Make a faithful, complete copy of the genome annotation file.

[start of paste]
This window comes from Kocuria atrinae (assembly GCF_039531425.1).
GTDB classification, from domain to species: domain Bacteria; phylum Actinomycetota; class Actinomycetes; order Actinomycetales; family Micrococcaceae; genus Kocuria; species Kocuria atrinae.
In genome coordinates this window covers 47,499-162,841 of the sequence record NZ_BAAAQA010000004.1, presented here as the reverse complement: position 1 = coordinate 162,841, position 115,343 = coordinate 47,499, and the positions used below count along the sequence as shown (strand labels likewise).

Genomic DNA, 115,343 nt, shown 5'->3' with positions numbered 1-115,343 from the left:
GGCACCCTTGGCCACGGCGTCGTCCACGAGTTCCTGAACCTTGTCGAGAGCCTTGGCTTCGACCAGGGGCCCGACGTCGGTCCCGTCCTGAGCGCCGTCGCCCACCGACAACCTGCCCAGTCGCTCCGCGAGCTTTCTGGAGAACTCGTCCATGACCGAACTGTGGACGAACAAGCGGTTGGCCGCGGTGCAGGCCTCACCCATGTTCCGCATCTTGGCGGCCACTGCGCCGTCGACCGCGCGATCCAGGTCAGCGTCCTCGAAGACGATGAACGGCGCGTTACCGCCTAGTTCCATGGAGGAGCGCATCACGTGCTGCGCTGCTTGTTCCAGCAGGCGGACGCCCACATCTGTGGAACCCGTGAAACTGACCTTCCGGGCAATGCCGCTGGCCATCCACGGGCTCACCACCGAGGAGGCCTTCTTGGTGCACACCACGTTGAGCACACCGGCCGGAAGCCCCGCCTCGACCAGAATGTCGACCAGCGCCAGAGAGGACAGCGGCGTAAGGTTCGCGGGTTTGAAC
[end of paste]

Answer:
This window comes from Kocuria atrinae (assembly GCF_039531425.1).
GTDB classification, from domain to species: domain Bacteria; phylum Actinomycetota; class Actinomycetes; order Actinomycetales; family Micrococcaceae; genus Kocuria; species Kocuria atrinae.
In genome coordinates this window covers 47,499-162,841 of the sequence record NZ_BAAAQA010000004.1, presented here as the reverse complement: position 1 = coordinate 162,841, position 115,343 = coordinate 47,499, and the positions used below count along the sequence as shown (strand labels likewise).

Genomic DNA, 115,343 nt, shown 5'->3' with positions numbered 1-115,343 from the left:
GGCACCCTTGGCCACGGCGTCGTCCACGAGTTCCTGAACCTTGTCGAGAGCCTTGGCTTCGACCAGGGGCCCGACGTCGGTCCCGTCCTGAGCGCCGTCGCCCACCGACAACCTGCCCAGTCGCTCCGCGAGCTTTCTGGAGAACTCGTCCATGACCGAACTGTGGACGAACAAGCGGTTGGCCGCGGTGCAGGCCTCACCCATGTTCCGCATCTTGGCGGCCACTGCGCCGTCGACCGCGCGATCCAGGTCAGCGTCCTCGAAGACGATGAACGGCGCGTTACCGCCTAGTTCCATGGAGGAGCGCATCACGTGCTGCGCTGCTTGTTCCAGCAGGCGGACGCCCACATCTGTGGAACCCGTGAAACTGACCTTCCGGGCAATGCCGCTGGCCATCCACGGGCTCACCACCGAGGAGGCCTTCTTGGTGCACACCACGTTGAGCACACCGGCCGGAAGCCCCGCCTCGACCAGAATGTCGACCAGCGCCAGAGAGGACAGCGGCGTAAGGTTCGCGGGTTTGAAC